The WordPress ecosystem is gigantic, and millions of people use it daily. So, it is reasonable to assume that WordPress users use different words (terms) to describe the same things. For example, one user may say - "I have 100 orders in my database", while another says - "I have 100 posts or the order post type in my database". Both statements are correct.
We are doing our best to stay consistent with the terminology throughout the portal. We also use the italic font to emphasize these terms. So if you ever wonder what any particular term means, refer to this glossary page.
post or posts - any type of post stored in the database table
wp_options. Mentally you may think about WordPress posts, pages, orders, or contact form submissions as separate entities. However, under the hood, they are all alike and managed by WordPress core almost identically.
taxonomy - unique classifier or terms. Taxonomy is not an entity that stores in a database or any files on the server. It is a virtual classifier. A good analogy is the word car. It means nothing to you unless you can physically see and drive it. So while the car is a taxonomy that classifies the means of transportation, the car Tesla Model X with license plate XXF-0000 is the physical instance of a car.
term or terms - an instance of a specific taxonomy that is stores in the
wp_terms database table. From the real-world analogy above, the "Tesla Model X with license plate XXF-0000" is the instance of the car taxonomy.
hierarchical taxonomy - a type of taxonomy that allows creating hierarchy of terms where each child term has only one parent term. Many WordPress users call this type of taxonomy a "category".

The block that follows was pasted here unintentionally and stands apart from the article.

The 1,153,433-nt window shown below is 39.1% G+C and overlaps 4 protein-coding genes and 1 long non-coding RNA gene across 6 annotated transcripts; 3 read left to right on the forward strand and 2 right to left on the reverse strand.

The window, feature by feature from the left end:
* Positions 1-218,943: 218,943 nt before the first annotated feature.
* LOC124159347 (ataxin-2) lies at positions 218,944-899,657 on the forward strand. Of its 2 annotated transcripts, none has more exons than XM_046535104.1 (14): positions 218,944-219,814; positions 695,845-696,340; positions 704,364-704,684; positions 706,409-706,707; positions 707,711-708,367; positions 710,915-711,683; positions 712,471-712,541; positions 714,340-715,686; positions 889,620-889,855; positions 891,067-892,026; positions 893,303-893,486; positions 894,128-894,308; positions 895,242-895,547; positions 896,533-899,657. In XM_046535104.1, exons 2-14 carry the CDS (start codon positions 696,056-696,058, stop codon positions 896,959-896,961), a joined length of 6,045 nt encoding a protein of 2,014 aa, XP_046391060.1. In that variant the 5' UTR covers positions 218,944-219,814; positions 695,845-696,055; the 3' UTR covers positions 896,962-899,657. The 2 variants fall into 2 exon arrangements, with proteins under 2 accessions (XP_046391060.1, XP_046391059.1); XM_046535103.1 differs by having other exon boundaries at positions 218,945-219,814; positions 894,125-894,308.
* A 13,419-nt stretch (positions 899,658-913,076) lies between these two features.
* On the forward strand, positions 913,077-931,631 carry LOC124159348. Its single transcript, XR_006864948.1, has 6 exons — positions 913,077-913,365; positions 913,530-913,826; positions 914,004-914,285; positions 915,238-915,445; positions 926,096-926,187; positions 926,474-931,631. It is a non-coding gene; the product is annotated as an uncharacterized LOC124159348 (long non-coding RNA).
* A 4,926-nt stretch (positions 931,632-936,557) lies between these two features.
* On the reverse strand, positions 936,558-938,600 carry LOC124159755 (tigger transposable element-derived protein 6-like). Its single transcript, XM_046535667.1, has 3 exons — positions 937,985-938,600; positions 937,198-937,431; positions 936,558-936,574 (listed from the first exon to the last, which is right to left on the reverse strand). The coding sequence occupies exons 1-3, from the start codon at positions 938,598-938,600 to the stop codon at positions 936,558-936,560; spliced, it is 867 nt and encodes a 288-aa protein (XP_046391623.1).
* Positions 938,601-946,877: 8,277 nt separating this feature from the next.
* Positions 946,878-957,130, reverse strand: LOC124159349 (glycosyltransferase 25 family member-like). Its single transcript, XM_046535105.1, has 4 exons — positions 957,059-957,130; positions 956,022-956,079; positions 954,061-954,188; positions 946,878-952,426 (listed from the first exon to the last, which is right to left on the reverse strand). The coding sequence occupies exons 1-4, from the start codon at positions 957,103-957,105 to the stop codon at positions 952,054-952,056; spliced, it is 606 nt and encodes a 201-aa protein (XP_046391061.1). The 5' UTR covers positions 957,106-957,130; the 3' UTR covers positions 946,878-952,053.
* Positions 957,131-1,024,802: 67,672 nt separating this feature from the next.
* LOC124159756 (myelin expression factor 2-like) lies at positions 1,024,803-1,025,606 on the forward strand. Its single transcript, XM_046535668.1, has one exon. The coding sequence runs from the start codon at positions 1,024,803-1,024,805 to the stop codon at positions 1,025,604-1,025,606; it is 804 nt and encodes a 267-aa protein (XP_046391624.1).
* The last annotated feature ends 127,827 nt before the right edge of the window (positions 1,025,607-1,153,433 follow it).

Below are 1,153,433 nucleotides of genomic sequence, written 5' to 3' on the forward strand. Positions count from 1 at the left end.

tag or tags - a taxonomy type where all terms are on the same level. There are no parent or child terms. A good example of tags is the WordPress core "Post Tags".
backend - the WordPress CMS admin area. Any page that starts with
/wp-admin/ is part of the admin area.
frontend - any page or URL that is not part of the backend.
metabox - a small UI component on the edit screen of the backend. The official WordPress documentation describes metabox as "When a user edits a post, the edit screen is composed of several default boxes: Editor, Publish, Categories, Tags, etc. These boxes are meta boxes. Plugins can add custom meta boxes to an edit screen of any post type". Based on the recent push to use Gutenberg in WordPress, metaboxes will become obsolete. AAM will support the ability to manage access to individual metaboxes as long as WordPress core supports them.
widget - a small UI component that can render on of both backend and frontend sides. Conceptually it is very similar to the metaboxes, however, they are available only on the backend
Dashboard->Home page and on the frontend. It is also soon to become an obsolete functionality with the raise of the Gutenberg blocks.